Those who do evil will reap evil results. 

If you carefully plant a good seed, 

You will joyfully gather good fruit.” 

The Noble Eightfold Path
When the Buddha gave his first sermon in the Deer Park, he began the ‘Turning of the Dharma Wheel’.
The Buddha’s teaching goes round and round like a great wheel that never stops, leading to the central point of the wheel, the only point which is fixed, Nirvana.
The eight spokes on the wheel represent the eight parts of the Noble Eightfold Path. Just as every spoke is needed for the wheel to keep turning, we need to follow each step of the path. 
1. Right View. The right way to think about life is to see the world through the eyes of the Buddha—with wisdom and compassion.
2. Right Thought. We are what we think. Clear and kind thoughts build good, strong characters.
3. Right Speech. By speaking kind and helpful words, we are respected and trusted by everyone.
4. Right Conduct. No matter what we say, others know us from the way we behave. Before we criticize others, we should first see what we do ourselves.
5. Right Livelihood. This means choosing a job that does not hurt others. The Buddha said, “Do not earn your living by harming others. Do not seek happiness by making others unhappy.”
6. Right Effort. A worthwhile life means doing our best at all times and having good will toward others. This also means not wasting effort on things that harm ourselves and others.
7. Right Mindfulness. This means being aware of our thoughts, words, and deeds.
8. Right Concentration. Focus on one thought or object at a time. By doing this, we can be quiet and attain true peace of mind.
Following the Noble Eightfold Path can be compared to cultivating a garden, but in Buddhism one cultivates one’s wisdom. 
The mind is the ground and thoughts are seeds. Deeds are ways one cares for the garden. Our faults are weeds. Pulling them out is like weeding a garden. The harvest is real and lasting happiness. 

The Noble Eightfold Path

When the Buddha gave his first sermon in the Deer Park, he began the ‘Turning of the Dharma Wheel’.

The Buddha’s teaching goes round and round like a great wheel that never stops, leading to the central point of the wheel, the only point which is fixed, Nirvana.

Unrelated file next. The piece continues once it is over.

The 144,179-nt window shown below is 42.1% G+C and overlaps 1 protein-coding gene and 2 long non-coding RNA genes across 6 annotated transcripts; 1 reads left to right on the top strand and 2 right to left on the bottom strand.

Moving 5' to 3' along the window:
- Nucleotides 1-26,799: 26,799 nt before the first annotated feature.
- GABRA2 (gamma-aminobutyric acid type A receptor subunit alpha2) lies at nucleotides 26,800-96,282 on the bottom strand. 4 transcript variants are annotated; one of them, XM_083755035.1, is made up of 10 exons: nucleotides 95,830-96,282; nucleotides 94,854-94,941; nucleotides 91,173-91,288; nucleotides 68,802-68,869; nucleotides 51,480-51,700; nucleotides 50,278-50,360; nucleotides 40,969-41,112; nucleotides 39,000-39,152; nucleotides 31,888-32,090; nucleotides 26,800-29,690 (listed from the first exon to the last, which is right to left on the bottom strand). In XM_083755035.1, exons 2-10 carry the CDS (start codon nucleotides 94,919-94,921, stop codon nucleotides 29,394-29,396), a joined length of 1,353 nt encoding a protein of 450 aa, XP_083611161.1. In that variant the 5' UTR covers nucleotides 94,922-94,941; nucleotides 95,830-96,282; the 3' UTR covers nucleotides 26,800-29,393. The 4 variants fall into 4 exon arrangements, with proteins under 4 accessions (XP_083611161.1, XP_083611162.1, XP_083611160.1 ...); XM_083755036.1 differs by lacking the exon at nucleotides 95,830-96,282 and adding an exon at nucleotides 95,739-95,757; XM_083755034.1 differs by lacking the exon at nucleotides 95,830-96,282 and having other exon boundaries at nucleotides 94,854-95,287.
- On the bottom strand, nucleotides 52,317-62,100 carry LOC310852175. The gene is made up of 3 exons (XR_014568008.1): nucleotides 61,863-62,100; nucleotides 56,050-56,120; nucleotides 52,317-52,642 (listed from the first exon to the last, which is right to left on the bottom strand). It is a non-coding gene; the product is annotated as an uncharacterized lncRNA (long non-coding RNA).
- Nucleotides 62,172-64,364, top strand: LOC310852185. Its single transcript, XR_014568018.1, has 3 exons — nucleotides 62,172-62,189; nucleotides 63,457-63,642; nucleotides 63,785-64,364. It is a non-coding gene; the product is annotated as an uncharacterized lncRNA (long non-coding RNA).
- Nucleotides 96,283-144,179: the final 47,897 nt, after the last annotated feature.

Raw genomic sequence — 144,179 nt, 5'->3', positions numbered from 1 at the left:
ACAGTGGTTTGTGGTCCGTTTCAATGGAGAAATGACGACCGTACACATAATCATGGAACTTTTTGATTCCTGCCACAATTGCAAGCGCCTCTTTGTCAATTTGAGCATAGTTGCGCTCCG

The eight spokes on the wheel represent the eight parts of the Noble Eightfold Path. Just as every spoke is needed for the wheel to keep turning, we need to follow each step of the path. 

1. Right View. The right way to think about life is to see the world through the eyes of the Buddha—with wisdom and compassion.

2. Right Thought. We are what we think. Clear and kind thoughts build good, strong characters.

3. Right Speech. By speaking kind and helpful words, we are respected and trusted by everyone.

4. Right Conduct. No matter what we say, others know us from the way we behave. Before we criticize others, we should first see what we do ourselves.

5. Right Livelihood. This means choosing a job that does not hurt others. The Buddha said, “Do not earn your living by harming others. Do not seek happiness by making others unhappy.”

6. Right Effort. A worthwhile life means doing our best at all times and having good will toward others. This also means not wasting effort on things that harm ourselves and others.

7. Right Mindfulness. This means being aware of our thoughts, words, and deeds.

8. Right Concentration. Focus on one thought or object at a time. By doing this, we can be quiet and attain true peace of mind.

Following the Noble Eightfold Path can be compared to cultivating a garden, but in Buddhism one cultivates one’s wisdom. 

The mind is the ground and thoughts are seeds. Deeds are ways one cares for the garden. Our faults are weeds. Pulling them out is like weeding a garden. The harvest is real and lasting happiness.